rejecting defendant's argument that 21 U.S.C. § 841, which prohibits manufacturing, distributing, dispensing, or possessing controlled substances with intent to distribute, is void for vaguenessSummary of this case from People v. Clendenin
Argued and Submitted November 14, 1972.
Decided August 29, 1973. Rehearings Denied November 15, 1973.
Don J. Svet, Asst. U.S. Atty. (Victor R. Ortega, U.S. Atty., and Richard J. Smith, Asst. U.S. Atty., on the brief), for plaintiff-appellee.
Julius Lucius Echeles, Chicago, Ill., (Carolyn Jaffee, Chicago, Ill., and Thomas L. Marek, Albuquerque, N. M., on the brief), for defendant-appellant.
Appeal from the United States District Court for the District of New Mexico.
Before LEWIS, Chief Judge, McWILLIAMS, Circuit Judge, and CHRISTENSEN, District Judge.
Charles LaRue King was convicted by a jury of knowingly possessing with an intent to distribute approximately 602 pounds of marijuana, a Schedule I controlled substance under 21 U.S.C. § 812(c), (c)(10), in violation of 21 U.S.C. § 841(a)(1). King now appeals and his various grounds of assigned error will be grouped as follows: (1) The statute under which King was prosecuted, namely, 21 U.S.C. § 841(a)(1), is unconstitutional; (2) the search of his car and the seizure therefrom of 300 bricks of marijuana was in violation of his Fourth Amendment rights; (3) his Fifth Amendment privilege against self-incrimination was violated; and (4) the evidence in several particulars is legally insufficient to support the verdict. Brief reference to the facts and circumstances surrounding King's arrest will put these several matters in context.
A border patrol agent stopped an automobile driven by King at a so-called checkpoint station located about three miles north of Truth or Consequences, New Mexico, the agent testifying that he was stopping all vehicular traffic to look for "illegal aliens." After stopping King, the agent inquired as to his citizenship, with King responding that he was an "American." The agent then directed King to pull over to the side and open his trunk, the agent testifying that he wanted to ascertain whether there were any aliens hiding in the trunk. King complied with these directions, and as he was in the process of opening the trunk he volunteered a statement to the effect that "Yes, you made a good catch this time."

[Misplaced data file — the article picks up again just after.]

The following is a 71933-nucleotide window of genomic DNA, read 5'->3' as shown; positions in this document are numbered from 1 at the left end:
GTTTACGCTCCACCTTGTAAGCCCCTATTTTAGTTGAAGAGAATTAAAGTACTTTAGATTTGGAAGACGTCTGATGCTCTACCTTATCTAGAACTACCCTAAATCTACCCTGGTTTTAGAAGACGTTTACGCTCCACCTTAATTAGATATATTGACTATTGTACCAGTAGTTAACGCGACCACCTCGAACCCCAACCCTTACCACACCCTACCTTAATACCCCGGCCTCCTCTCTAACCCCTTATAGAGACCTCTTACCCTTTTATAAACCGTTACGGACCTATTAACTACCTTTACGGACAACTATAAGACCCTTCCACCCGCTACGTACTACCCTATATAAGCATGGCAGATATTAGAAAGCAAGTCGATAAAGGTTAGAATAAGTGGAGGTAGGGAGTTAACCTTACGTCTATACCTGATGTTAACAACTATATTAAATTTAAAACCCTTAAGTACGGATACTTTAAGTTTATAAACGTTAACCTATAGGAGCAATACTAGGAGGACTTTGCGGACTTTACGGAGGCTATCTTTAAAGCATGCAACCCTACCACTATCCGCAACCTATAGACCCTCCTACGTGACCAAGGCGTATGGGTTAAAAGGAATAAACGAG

The agent's testimony was that as he looked into the opened trunk he saw no person hiding therein, but that he did see what appeared to him to be "bricks of marijuana across the shelf, the back shelf in the car, and a tarp covering something and a tire laying on top of the tarp." The agent outlined his past experience with bricked marijuana and testified that based thereon he concluded that the bricks in King's trunk were bricks of marijuana. Accordingly, the agent arrested King and the 300 bricks of marijuana taken from King's trunk form the basis for the present prosecution. Further background material will only be developed as necessary to an understanding of King's various grounds of alleged error.
King initially contends that the statute under which he was convicted is unconstitutional. It is argued that Congress had no power to enact 21 U.S.C. § 841(a)(1) under which one could be convicted for purely intrastate activity, and that since there is no specific grant of power to enact a statute of the broad scope of § 841(a)(1), the matter is one reserved to the several states under the Tenth Amendment. It is clear from a reading of the statute under which King was convicted that there indeed need be no connection, as such, between the facts of a particular case and interstate commerce. However, in this general regard, mention should be made of Congressional findings and declaration of legislative intent as set forth in 21 U.S.C. § 801(3), which read as follows:
"(3) A major portion of the traffic in controlled substances flows through interstate and foreign commerce. Incidents of the traffic which are not an integral part of the interstate or foreign flow, such as manufacture, local distribution, and possession, nonetheless have a substantial and direct effect upon interstate commerce because —